Parents of kids with autism know that their kids see the world a little bit differently from the rest of us. And while, of course, at times this can mean having to deal with behavior that can be difficult to manage, we know that love and understanding will get us through it. However, there is a candor that parents of kids with autism can often speak with that can seem disarming sometimes.
That's why when Timothy Archibald describes the behavior of his autistic son, Elijah, as 'annoying', it sounds a little bit harsh. But think for a second, it's not just parents of autistic children that feel this way. Our sense of propriety often leads us to fulfill the social contract and to speak only in niceties with regard to our children, but they do often behave in annoying ways. There's much more overlap in the shared experiences of parents of kids with autism, and other families. The bonds of love and the sense of wanting a bright future for your children are universal.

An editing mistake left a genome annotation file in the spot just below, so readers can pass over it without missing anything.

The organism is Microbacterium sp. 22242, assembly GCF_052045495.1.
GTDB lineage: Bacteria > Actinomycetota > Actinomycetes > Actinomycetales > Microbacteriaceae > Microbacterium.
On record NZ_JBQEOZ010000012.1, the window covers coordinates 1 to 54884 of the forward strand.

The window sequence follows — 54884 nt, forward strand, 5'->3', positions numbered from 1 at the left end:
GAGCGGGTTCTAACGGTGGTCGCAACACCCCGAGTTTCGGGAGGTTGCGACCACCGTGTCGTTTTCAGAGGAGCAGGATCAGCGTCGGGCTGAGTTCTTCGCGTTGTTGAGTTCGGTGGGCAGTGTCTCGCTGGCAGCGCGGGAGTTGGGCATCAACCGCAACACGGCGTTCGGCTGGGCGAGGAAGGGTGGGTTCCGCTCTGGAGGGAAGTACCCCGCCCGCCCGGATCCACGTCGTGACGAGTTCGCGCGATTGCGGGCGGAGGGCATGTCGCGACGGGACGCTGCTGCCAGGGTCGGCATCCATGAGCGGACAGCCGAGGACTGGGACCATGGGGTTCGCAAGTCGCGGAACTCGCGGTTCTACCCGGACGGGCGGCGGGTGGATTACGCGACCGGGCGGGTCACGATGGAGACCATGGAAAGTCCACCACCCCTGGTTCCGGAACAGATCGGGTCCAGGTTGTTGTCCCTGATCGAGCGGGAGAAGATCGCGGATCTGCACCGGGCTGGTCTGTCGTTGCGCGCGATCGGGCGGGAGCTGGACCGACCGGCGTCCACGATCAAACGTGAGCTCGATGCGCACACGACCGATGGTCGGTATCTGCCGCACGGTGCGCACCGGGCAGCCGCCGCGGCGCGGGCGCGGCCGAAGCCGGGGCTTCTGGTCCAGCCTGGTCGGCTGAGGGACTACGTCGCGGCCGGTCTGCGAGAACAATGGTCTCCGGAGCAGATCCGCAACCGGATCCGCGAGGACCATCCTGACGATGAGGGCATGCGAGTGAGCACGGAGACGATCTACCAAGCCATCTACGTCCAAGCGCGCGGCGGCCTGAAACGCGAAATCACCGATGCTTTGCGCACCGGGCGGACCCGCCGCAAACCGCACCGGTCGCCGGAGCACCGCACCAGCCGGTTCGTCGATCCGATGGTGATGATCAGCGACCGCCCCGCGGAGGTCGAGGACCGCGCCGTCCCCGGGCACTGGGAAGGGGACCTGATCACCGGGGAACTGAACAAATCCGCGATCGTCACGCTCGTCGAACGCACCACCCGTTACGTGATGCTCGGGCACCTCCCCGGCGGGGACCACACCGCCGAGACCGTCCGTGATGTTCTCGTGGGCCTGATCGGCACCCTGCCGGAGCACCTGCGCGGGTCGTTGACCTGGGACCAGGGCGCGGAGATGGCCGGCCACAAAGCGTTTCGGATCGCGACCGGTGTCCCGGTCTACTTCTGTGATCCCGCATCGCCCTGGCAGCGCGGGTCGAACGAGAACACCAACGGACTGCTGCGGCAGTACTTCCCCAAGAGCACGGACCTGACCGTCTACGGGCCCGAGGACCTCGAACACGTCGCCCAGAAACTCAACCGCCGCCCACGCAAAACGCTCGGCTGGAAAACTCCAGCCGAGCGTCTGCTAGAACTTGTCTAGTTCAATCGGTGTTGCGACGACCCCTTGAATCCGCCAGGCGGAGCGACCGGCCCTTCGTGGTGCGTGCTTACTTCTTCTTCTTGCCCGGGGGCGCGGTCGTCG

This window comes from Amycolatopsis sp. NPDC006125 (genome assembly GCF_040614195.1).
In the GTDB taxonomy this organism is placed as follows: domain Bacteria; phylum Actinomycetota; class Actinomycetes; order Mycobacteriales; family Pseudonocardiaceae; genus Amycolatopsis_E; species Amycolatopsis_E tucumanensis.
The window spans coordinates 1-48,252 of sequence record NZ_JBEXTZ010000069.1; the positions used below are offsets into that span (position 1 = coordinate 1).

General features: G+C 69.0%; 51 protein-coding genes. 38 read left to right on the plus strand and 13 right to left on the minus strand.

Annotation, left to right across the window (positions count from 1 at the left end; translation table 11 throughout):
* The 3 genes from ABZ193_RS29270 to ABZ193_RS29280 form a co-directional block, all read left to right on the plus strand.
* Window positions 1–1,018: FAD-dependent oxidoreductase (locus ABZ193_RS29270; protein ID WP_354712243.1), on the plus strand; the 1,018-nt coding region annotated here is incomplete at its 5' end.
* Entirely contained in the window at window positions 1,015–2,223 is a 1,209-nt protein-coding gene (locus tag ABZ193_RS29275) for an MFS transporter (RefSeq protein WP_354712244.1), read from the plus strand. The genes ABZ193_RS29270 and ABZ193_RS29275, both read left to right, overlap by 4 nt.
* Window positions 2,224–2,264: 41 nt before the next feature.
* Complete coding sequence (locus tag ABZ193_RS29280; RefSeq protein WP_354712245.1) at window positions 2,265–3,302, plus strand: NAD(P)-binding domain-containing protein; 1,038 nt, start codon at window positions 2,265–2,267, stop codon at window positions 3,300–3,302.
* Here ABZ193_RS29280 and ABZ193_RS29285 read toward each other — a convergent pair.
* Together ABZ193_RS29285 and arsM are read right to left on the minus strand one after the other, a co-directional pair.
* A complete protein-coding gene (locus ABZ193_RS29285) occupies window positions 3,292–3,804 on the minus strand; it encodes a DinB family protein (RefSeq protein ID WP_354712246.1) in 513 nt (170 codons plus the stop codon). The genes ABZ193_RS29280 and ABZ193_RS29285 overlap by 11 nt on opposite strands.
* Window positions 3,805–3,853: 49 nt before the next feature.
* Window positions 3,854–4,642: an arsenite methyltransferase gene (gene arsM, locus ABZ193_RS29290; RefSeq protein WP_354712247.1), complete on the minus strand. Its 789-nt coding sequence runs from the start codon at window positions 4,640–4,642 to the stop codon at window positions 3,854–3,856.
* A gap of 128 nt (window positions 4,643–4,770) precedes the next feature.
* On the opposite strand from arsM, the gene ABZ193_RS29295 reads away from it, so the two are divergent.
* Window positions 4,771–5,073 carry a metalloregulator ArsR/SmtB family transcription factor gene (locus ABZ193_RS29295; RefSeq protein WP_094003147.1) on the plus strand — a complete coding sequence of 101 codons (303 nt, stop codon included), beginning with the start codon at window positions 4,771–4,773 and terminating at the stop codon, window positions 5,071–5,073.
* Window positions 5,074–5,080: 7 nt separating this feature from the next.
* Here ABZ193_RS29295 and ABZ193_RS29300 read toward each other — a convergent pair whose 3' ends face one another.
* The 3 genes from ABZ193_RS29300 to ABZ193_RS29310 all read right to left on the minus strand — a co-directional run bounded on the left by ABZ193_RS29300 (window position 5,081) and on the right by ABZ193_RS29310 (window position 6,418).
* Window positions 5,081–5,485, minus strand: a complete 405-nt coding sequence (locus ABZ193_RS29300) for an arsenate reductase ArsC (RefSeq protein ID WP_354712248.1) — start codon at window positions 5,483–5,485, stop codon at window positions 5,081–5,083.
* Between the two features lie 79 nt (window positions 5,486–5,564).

Timothy Archibald began documenting these so-called 'annoying' behaviors exhibited by his son when he was 5 years old. HIs son has a love of repetition, mechanical objects and often feels socially withdrawn. But he does enjoy the sense of reward he gets from being the subject of his father's photos, and now collaborates with his father to find new settings and poses. He's even taking pictures of his own. Click here to see more of Timothy and Elijah's photos.
Finding Help To Move From Childhood To Adulthood Can Be Difficult
Parents struggling with autism know that their struggle may last past childhood. Helping provide a smooth transition from childhood to adulthood can be very complicated without the right help. New Directions For Young Adults can provide the guidance to make this transition effective in an environment of trust and support. To learn more, call 1-877-763-5102.